Sen Byrd Speech - Need Help for US Troops / 09-02-03
Remarks by U.S. Senator Robert C. Byrd
September 02, 2003
We Need Relief for American Troops in Iraq
Senator Byrd delivered the following remarks, previewing a report by the Congressional Budget Office that outlines specific costs, in terms of manpower and dollars, required for a long-term occupation of Iraq.
Senators and Representatives are now returning to Washington, D.C., from their sojourns to their home districts. With the turn of a page on a calendar, the dog days of summer draw to a close, and our Nation's Capital city returns to life from its annual slumber. The business of government is set once more to spring into high gear as the oppressive heat of August turns to the cooler days of September.
Many of those who carry out the work of the American people were fortunate to escape the worst days of the oppressive Washington summer. But as policy makers return to their hectic schedules, we must remember that there are many thousands of Americans on the other side of the globe who were not afforded any relief from sweltering temperatures or allowed any bit of relaxation from their life-threatening missions.
There was no summer vacation for the 136,000 U.S. troops in Iraq, the 34,000 soldiers in Kuwait, or the 9,600 personnel in Afghanistan. These Americans sweated through all 31 days of August under their Kevlar helmets and heavy bulletproof vests. Many had no opportunity to enjoy the luxury of air conditioning or even a simple glass of ice water, for they were kept on high alert during every waking moment watching for snipers, booby traps, and assassins.
As the cost of our occupation of Iraq continues to grow, it is increasingly apparent to the American people that the White House has gotten the United States more deeply involved in Iraq than the Administration's pre-war rhetoric would ever have led us to believe.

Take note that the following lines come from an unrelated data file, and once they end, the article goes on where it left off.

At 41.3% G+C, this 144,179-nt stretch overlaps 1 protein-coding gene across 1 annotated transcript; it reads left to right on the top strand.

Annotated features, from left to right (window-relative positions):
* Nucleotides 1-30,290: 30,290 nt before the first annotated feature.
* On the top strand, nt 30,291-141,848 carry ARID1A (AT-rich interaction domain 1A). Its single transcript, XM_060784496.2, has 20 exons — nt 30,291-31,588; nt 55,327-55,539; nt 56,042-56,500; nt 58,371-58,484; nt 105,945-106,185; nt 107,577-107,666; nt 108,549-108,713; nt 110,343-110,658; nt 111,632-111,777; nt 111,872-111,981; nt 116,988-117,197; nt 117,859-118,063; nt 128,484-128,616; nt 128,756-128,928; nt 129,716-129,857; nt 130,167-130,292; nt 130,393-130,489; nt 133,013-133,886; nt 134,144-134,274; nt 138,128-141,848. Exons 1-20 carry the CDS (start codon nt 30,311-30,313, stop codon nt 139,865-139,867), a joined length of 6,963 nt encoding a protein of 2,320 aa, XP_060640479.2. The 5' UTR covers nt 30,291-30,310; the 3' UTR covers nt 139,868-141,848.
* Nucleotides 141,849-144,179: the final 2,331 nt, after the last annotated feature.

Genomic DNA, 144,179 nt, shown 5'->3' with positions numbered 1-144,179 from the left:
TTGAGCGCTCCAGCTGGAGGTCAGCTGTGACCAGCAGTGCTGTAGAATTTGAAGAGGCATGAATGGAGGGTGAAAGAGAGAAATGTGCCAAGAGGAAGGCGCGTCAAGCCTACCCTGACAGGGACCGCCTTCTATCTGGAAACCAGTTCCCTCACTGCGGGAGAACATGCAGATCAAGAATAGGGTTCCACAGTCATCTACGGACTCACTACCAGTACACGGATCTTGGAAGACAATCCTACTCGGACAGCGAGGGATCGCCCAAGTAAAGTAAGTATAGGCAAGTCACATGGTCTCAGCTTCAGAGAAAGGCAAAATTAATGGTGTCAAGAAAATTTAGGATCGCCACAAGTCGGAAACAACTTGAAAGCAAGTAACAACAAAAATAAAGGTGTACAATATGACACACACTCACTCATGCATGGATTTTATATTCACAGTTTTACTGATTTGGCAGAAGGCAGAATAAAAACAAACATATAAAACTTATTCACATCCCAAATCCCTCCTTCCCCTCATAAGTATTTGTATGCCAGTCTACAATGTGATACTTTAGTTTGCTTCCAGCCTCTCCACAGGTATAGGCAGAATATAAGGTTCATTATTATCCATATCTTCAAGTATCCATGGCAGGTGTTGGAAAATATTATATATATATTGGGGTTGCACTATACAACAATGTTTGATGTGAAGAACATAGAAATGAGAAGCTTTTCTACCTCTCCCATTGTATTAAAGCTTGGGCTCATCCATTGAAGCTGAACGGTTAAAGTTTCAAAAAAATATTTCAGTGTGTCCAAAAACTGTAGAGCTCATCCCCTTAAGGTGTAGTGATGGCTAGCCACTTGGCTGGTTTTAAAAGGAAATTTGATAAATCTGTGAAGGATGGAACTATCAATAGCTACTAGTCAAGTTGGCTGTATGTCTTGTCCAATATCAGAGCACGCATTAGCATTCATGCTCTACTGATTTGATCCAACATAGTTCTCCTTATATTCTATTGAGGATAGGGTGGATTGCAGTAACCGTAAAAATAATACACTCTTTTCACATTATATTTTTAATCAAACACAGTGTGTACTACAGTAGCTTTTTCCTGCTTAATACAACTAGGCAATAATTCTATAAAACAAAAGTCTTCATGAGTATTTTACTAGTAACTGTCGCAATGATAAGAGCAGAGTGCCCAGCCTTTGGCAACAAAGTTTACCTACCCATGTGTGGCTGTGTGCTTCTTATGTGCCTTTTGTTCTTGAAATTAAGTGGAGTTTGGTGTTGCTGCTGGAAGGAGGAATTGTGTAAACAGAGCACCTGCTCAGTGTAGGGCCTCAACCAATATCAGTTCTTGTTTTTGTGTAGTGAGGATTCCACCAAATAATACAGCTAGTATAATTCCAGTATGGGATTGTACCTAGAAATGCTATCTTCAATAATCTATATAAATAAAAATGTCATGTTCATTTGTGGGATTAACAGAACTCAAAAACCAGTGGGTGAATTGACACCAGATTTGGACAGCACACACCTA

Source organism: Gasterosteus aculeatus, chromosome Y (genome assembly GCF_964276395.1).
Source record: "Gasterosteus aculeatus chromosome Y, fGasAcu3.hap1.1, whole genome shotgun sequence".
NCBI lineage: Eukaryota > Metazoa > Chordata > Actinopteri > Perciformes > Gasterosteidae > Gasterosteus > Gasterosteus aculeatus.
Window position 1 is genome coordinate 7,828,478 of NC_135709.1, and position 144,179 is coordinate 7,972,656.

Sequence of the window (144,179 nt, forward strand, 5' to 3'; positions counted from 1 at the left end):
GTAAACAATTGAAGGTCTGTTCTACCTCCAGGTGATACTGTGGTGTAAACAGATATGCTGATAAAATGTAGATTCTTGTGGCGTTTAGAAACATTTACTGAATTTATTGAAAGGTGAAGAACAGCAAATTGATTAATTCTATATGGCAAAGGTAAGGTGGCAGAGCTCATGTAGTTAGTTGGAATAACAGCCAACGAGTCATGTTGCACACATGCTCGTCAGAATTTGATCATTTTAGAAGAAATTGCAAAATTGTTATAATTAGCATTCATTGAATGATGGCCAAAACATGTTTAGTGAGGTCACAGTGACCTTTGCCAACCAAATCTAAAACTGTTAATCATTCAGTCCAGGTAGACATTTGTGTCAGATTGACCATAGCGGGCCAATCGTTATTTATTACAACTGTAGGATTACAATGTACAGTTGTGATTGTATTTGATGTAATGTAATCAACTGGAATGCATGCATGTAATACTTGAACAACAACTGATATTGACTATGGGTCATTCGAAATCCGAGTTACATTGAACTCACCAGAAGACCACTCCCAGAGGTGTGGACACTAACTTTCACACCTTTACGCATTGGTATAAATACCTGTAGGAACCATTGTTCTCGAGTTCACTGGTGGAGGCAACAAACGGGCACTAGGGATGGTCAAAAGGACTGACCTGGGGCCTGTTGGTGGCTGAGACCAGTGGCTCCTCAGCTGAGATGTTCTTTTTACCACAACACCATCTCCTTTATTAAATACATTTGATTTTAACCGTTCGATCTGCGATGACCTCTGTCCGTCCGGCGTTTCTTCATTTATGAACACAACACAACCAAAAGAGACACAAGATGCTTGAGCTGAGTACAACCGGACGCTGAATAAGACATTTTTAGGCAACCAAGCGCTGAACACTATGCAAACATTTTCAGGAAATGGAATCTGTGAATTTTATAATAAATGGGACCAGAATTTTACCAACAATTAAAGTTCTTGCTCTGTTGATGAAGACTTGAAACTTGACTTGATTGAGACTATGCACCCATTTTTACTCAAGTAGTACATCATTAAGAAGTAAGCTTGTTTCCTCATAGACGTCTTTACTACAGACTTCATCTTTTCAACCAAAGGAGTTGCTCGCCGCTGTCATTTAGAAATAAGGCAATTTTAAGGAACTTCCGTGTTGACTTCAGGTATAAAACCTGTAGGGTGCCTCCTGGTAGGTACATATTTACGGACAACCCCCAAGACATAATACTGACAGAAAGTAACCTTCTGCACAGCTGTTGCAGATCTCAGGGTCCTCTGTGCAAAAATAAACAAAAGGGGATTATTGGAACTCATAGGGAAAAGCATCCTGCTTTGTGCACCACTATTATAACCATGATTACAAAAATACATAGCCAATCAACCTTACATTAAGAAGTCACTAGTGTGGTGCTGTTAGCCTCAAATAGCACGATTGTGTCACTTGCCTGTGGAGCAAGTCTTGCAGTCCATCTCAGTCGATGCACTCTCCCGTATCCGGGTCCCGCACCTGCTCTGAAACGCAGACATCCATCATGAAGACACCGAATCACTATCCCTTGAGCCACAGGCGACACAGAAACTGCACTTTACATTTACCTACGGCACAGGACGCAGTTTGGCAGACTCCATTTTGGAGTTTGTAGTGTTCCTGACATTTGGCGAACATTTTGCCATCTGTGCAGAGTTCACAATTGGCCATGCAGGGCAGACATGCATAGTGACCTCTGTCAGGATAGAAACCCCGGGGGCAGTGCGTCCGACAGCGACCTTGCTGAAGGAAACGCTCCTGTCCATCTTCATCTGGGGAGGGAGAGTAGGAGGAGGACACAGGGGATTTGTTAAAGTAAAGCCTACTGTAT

As of Friday, August 29, we have lost 282 Americans during the invasion and occupation of Iraq, and nearly 1,400 have been wounded during that time. The news today is of two more soldiers killed in a roadside bomb attack. The number of American lives lost is quickly approaching the total number of Americans killed during 1991's Operation Desert Storm, when 292 troops lost their lives to hostile fire and accidents.
The dangers of Iraq have shown no signs of abating. The August 19 bombing of the U.N. headquarters in Baghdad claimed the lives of 23 international aid workers, and the August 29 bombing of a mosque in Najaf appears to have killed more than 80 worshipers.
Only a handful of Iraqi leaders who are pictured on the military's most-wanted deck of cards remain at large, but the perpetrators of the attacks seem to be broadening their set of targets. It appears that the violence is not just perpetrated by Iraqis, but that Iraq is becoming a new stage for terrorists to strike at the United States. The top Army officer in charge of ground troops in Iraq, General Ricardo Sanchez, spoke in July describing our occupation forces as a "terrorist magnet, where America, being present here in Iraq, creates a target of opportunity."
And while the sons and daughters of America continue to patrol the shooting gallery in Iraq, progress toward bringing reinforcements from our friends and allies has proceeded at a miserable pace. For every foreign soldier in Iraq, there are nearly nine American troops. Other countries with sizable militaries, such as France, Germany, and India, have flatly refused to participate in the occupation of Iraq without a U.N.-authorized peacekeeping mission. Turkey, our staunch ally on the northern border of Iraq, has announced that it will delay a vote on sending peacekeepers until some time in October.
Does it really come as a surprise to anyone that many of our allies are reluctant to commit their own troops to the aftermath of a pre-emptive war, considering how the Administration tried to bully them during our headlong rush to war against Iraq? While the White House was furiously trying to twist arms in Berlin, Paris, Ankara, and Moscow to gain acquiescence to a war in Iraq, millions took to the streets to protest the President's policy toward Iraq.
According to polls released by the Pew Research Center on March 18, 2003, the day before the war began, opposition to a war in Iraq was at 69 percent in Germany, 75 percent in France, 86 percent in Turkey, and 87 percent in Russia. Yet the White House scoffed at this opposition and belittled the need to unify the world in confronting Saddam Hussein. Could it be that our troops are now paying the price for the Administration's bullheaded rush to war without the broad and active support of the international community?
But even if more international troops arrive under the Administration's plans, Americans should not be lulled into thinking that the threat to our troops will be over. Pentagon planners are now working to divide the occupation of Iraq among the British, an unidentified foreign force, and U.S. troops.